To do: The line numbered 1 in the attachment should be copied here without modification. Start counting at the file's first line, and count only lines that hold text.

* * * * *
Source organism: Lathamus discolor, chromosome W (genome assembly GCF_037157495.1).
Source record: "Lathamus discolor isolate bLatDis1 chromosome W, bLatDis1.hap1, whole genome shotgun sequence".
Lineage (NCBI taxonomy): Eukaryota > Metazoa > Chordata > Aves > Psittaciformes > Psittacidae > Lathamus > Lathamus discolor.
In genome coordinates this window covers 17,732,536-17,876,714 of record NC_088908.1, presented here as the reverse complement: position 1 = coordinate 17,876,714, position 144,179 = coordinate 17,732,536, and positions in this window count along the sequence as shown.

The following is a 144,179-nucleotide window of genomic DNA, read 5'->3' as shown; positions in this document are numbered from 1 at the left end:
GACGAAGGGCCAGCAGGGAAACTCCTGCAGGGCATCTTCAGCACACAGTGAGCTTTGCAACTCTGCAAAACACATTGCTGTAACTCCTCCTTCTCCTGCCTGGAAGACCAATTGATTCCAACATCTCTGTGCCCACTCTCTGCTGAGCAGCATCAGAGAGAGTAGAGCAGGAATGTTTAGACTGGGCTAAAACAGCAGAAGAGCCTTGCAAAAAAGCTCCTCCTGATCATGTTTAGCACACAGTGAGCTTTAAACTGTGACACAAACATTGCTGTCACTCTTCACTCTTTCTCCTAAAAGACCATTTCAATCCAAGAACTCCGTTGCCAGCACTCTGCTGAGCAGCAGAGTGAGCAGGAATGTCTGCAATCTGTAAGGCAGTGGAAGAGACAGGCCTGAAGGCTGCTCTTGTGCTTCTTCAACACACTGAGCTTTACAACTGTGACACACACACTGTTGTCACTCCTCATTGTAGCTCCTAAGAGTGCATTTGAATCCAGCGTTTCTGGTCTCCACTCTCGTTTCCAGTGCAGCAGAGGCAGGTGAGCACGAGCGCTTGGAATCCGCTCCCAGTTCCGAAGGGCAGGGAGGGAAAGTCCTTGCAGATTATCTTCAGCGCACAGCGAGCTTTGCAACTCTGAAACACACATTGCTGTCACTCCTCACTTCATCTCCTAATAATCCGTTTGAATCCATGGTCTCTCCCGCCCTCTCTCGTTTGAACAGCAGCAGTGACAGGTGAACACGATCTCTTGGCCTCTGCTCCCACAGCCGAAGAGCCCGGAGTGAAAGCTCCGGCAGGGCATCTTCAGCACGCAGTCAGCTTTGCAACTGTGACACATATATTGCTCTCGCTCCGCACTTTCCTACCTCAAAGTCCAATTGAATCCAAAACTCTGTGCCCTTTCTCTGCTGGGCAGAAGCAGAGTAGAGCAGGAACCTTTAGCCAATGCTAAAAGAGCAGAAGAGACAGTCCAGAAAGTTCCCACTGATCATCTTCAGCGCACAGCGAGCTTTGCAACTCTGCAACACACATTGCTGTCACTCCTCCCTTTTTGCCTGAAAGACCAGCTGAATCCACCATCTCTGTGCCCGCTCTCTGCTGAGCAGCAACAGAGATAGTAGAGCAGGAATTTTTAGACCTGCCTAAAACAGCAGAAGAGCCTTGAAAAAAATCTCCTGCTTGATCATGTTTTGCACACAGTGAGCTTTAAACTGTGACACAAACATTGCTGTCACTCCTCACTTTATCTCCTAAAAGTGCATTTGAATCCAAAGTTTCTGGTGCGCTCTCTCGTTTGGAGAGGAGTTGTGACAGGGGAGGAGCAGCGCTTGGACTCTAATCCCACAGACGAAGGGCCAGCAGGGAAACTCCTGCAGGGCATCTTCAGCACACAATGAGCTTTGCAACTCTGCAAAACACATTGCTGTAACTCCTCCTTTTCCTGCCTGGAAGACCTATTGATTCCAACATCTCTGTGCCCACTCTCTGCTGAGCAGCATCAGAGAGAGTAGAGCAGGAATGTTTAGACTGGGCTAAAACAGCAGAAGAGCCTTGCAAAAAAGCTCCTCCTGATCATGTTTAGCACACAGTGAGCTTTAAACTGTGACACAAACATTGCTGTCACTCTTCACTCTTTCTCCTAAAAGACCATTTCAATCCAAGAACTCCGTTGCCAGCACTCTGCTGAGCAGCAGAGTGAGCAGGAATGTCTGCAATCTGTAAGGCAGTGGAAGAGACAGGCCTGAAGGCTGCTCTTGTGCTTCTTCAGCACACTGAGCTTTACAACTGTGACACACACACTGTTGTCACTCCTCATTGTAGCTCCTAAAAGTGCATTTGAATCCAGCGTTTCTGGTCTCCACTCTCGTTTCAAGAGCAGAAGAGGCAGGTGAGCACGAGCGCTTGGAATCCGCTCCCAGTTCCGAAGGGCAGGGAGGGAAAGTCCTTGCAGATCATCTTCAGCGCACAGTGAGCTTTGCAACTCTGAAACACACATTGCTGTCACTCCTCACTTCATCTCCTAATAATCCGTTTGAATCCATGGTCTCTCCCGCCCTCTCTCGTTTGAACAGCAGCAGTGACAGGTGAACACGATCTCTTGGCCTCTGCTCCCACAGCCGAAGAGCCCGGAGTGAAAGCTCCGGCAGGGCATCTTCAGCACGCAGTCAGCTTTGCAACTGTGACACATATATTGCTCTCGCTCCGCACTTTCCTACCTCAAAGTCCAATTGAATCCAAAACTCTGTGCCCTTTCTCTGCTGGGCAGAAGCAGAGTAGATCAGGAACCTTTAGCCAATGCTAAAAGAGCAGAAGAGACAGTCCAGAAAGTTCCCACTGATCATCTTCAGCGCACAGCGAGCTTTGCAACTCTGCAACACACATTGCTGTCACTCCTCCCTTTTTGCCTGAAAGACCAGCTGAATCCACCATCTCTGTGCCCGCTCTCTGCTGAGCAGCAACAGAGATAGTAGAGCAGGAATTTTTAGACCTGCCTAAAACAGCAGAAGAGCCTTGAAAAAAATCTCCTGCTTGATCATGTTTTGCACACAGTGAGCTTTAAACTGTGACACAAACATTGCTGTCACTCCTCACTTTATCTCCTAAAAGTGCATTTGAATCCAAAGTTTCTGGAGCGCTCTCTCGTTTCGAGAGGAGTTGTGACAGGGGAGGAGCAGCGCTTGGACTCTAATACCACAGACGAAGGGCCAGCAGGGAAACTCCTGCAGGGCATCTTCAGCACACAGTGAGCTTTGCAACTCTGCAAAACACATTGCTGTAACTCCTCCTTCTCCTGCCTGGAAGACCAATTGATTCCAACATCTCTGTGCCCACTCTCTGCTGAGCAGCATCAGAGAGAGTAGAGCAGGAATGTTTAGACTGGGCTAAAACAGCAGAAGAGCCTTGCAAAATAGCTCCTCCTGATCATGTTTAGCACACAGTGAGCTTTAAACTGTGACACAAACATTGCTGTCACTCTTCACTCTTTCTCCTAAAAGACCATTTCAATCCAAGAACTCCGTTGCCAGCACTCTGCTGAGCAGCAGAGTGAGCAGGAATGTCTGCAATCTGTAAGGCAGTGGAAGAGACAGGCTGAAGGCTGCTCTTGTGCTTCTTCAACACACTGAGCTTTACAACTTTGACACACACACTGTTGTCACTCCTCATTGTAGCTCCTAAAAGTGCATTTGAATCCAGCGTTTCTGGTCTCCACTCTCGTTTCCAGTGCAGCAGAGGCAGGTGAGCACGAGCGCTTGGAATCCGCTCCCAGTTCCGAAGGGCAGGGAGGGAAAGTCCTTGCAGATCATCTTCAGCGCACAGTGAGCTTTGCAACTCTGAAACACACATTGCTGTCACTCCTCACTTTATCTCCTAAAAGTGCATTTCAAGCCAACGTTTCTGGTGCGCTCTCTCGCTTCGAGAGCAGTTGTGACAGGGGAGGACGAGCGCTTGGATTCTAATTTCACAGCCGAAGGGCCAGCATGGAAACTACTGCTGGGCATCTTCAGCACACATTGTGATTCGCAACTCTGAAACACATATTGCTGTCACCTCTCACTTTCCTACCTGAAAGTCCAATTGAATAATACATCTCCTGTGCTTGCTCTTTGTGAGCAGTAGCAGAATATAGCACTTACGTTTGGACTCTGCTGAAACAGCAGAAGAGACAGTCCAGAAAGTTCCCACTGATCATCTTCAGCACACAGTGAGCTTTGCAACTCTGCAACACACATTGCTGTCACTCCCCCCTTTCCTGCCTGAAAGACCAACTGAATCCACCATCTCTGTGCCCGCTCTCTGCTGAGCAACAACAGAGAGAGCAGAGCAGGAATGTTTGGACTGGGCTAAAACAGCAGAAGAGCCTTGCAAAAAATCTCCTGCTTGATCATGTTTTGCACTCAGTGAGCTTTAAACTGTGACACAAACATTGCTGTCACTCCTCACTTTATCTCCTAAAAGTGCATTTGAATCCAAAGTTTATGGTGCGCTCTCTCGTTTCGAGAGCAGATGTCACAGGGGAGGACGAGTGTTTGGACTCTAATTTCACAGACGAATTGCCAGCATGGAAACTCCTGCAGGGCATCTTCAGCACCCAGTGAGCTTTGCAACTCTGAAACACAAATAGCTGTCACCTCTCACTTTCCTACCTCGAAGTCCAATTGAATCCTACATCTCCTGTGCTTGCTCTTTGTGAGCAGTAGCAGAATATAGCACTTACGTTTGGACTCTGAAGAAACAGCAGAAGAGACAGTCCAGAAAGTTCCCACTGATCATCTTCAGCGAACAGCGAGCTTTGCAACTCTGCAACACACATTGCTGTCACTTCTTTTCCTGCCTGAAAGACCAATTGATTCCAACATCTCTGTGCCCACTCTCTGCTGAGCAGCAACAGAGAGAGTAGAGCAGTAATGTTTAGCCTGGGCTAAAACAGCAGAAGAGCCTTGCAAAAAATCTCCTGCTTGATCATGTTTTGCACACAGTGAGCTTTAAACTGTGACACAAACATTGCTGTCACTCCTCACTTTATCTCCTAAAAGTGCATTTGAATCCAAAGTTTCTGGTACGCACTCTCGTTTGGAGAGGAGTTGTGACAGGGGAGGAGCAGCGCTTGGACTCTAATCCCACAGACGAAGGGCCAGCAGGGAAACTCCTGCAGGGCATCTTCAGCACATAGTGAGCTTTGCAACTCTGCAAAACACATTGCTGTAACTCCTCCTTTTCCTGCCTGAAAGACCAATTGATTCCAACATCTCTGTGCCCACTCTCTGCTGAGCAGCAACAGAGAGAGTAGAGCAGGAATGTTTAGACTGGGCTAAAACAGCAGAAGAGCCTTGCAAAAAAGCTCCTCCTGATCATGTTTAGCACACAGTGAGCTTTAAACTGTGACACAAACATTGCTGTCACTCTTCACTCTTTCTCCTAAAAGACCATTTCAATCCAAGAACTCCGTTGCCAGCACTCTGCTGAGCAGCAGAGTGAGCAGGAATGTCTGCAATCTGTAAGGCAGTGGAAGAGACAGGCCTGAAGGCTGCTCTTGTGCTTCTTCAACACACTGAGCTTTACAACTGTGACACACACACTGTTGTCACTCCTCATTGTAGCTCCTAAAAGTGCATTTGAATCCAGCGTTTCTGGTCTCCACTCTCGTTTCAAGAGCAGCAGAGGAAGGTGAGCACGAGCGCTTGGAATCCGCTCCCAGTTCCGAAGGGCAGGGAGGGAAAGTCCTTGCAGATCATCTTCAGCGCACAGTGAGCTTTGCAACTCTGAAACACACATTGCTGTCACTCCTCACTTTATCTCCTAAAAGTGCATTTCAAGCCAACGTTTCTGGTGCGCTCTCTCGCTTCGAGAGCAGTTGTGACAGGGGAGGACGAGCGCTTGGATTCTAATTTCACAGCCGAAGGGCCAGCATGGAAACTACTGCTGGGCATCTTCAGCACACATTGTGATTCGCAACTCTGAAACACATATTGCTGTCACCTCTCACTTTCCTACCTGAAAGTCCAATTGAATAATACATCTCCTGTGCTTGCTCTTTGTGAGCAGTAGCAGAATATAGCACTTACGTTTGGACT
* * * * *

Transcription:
Source organism: Lathamus discolor, chromosome W (genome assembly GCF_037157495.1).